Silver Details FiveThirtyEight Relaunch With ESPN On March 17, Timed To March Madness
FiveThirtyEight Founder Nate Silver on Saturday at the SXSW conference in Austin "revealed a slew of details" about the site's new home on ESPN, according to Sam Laird of MASHABLE. The site "will launch on March 17, just in time for college basketball's annual March Madness tournament." The "basketball bonanza should be a perfect stage for FiveThirtyEight to show off its data-heavy approach to sports journalism." Silver in an interview with Grantland's Bill Simmons said that FiveThirtyEight "will launch with five verticals -- sports, politics, economics, science and lifestyle -- and probably devote '30% or something' to sports." Silver said that one reason he left the N.Y. Times for ESPN is he "didn't want to be a 'Thomas Friedman-esque figure,' where you have a big personal brand, but aren't building anything bigger or more entrepreneurial." Silver added that ESPN also "seemed more eager to act on his idea for a new site." He said legacy media companies such as the N.Y. Times and Washington Post "want to have their names on everything." The new site has hired 20 people so far, including what Silver called a "very quantitative, kind of geeky team of writers" (MASHABLE.com, 3/9). Silver said of preparation for the site's debut, "It is only going to be 75 per cent ready. You can only learn in the real environment." He said of moving the site to ESPN, "We looked at eight or 12 media options. The advantage of major media brands is that they can get major advertisers." Silver added that the site has "a new sponsor that he can’t name yet." Silver said of the site's approach, "Our cushion is data journalism. To us that means a lot of different things -- analysis, analytics, numerate reporting" (HOLLYWOODREPORTER.com, 3/8).
PART OF ESPN'S GROWTH: TIME's Jack Dickey writes FiveThirtyEight has "the potential to change how we think not just about politics and sports," which are Silver's "usual bailiwicks, but also about fistfuls of other concerns." ESPN with Silver "for the first time employs a chief economics writer," which is "a long way from slow-pitch softball." Newsnomics analyst Ken Doctor estimated that ESPN is "providing Silver with an annual editorial budget" of $3.25M-$4M "to start, with an additional down payment for his intellectual property." Silver and the site "exist outside ESPN's usual editorial structure, reporting directly" to ESPN President John Skipper and Senior VP/Global Strategy, Business Development & Business Affairs Marie Donoghue (TIME, 3/17 issue). Dickey notes Silver "has spent an estimated 90% of his time interviewing candidates to add to FiveThirtyEight's team" (TIME, 3/17 issue).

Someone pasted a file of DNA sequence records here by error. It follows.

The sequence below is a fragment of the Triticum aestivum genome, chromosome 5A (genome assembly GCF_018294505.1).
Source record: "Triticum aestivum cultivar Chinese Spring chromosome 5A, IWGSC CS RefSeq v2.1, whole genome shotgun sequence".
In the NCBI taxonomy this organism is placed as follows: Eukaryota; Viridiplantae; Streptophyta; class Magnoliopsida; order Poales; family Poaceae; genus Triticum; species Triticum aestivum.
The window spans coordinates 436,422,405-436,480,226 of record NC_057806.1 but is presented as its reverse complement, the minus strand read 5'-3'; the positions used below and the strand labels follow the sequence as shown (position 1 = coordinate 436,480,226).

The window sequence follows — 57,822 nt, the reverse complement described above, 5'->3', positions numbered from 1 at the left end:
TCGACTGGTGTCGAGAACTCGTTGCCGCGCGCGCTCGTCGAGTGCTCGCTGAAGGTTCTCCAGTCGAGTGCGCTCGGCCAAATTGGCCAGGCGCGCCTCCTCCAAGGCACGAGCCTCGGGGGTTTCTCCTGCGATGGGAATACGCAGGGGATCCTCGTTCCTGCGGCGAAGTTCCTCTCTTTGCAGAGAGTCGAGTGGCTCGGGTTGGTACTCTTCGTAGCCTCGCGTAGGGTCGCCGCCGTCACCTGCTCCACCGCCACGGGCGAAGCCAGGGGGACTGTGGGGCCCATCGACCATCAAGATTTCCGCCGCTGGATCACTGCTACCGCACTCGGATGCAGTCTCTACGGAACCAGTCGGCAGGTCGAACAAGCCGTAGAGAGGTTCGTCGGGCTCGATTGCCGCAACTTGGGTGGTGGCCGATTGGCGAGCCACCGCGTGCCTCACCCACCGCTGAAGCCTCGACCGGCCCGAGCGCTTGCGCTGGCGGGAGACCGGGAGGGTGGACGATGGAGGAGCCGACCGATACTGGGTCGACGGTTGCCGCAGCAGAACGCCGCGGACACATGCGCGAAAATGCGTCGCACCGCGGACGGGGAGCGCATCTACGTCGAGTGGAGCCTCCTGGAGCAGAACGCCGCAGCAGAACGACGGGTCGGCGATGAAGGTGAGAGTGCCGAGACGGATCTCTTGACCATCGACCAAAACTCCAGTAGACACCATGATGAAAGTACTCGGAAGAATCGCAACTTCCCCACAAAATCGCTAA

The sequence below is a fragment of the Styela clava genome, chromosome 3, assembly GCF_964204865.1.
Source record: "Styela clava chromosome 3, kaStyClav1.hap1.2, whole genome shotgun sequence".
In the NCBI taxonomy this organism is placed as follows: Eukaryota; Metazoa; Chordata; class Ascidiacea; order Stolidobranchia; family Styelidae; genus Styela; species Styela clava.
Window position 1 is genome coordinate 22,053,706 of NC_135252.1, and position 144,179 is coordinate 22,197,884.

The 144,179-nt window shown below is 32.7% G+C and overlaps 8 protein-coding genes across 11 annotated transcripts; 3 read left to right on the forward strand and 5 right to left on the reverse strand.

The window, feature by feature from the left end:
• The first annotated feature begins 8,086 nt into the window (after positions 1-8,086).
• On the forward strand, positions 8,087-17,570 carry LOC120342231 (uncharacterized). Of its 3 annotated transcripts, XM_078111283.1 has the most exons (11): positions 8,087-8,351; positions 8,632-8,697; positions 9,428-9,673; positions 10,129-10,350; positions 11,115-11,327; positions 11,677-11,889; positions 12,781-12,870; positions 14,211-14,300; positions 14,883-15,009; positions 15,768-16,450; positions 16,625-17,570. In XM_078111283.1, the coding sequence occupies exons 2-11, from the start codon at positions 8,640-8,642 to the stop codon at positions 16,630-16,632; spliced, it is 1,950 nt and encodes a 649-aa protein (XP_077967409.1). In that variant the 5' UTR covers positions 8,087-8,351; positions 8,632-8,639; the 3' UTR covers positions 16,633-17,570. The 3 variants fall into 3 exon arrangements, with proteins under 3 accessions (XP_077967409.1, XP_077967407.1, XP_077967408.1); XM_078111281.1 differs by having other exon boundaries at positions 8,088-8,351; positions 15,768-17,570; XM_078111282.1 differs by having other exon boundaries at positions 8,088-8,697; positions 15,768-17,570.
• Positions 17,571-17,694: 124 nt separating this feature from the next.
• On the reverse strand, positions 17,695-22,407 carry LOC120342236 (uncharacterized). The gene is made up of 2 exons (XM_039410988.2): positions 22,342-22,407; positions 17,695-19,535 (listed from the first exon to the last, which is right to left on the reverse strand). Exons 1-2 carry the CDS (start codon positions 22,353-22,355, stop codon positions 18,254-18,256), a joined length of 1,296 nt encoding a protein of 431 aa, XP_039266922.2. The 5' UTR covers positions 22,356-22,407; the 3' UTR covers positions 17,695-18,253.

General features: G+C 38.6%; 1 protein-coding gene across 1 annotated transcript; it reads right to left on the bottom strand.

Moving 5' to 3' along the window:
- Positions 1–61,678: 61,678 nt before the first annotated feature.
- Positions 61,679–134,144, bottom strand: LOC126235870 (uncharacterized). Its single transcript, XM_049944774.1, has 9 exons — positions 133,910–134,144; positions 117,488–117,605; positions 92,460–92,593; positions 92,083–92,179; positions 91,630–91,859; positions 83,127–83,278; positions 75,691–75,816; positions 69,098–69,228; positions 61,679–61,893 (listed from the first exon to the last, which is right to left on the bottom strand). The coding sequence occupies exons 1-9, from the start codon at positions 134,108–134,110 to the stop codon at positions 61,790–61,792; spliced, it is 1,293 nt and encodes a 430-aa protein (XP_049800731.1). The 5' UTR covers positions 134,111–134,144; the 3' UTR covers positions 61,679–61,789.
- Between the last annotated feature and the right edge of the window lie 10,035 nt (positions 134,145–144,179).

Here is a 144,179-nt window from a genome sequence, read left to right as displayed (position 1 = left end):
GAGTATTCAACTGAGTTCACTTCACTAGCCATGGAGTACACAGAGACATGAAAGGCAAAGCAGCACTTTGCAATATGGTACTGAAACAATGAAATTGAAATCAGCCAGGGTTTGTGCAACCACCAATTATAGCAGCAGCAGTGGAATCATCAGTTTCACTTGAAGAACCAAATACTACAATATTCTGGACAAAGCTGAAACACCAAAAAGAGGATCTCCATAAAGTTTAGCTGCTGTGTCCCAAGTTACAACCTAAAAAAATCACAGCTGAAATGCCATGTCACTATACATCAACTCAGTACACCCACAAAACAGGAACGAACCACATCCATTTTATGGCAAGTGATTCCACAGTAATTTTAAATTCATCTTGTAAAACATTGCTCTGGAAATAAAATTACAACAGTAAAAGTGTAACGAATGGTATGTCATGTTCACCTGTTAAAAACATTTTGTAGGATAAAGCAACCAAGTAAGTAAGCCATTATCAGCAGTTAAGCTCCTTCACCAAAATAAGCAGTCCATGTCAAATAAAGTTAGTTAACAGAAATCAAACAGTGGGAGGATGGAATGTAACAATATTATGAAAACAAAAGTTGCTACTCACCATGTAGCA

PEAS IN A POD: The HOLLYWOOD REPORTER's Debbie Emery noted Simmons "had a big announcement of his own revealing that Grantland is 'launching [a] video podcast network,' via YouTube." Simmons said, "Nate is building a studio in New York City and that's going to give Grantland writers there somewhere to go to film something cool." Simmons: "We're blowing up the podcasts more than ever. ... This is a big year for us, we hit the three year anniversary in June and we like where we are at the moment. The goal is to take six or seven big swings on top of that" (HOLLYWOODREPORTER.com, 3/8). Simmons said, "This is a really dangerous time for us. Because you can hit a point -- we’re not massively successful or anything, but I think we’re doing okay -- where you just kind of become who you are. I don’t want that to happen." Simmons: "Grantland’s doing really well, but at the same time most people don’t know it even exists. So we have to figure out how to use the company better, to get on TV more and do more multimedia stuff." He said of Silver and FiveThirtyEight, "I was able to help ... him carve out parameters about what he was going to do. Like telling him -- get as much figured out before you start the site as you can, because once you’re in a big company, they have a way of trying to grab you here, and grab you here, and all of these people are coming at you" (RECODE.net, 3/10).
ALL FOR ONE: ESPN is forming Exit 31, a creative enterprise that will combine the resources of ESPN Films, Grantland and FiveThirtyEight under one umbrella. The group will experiment with subjects, formats, editorial approaches and platforms in new and different ways. Exit 31 will be led by Donoghue. Reporting to Donoghue will be Silver, Simmons, ESPN Films and Original Entertainment VP Connor Schell and Grantland and FiveThirtyEight Senior Director/Strategy and Business Development David Cho (ESPN).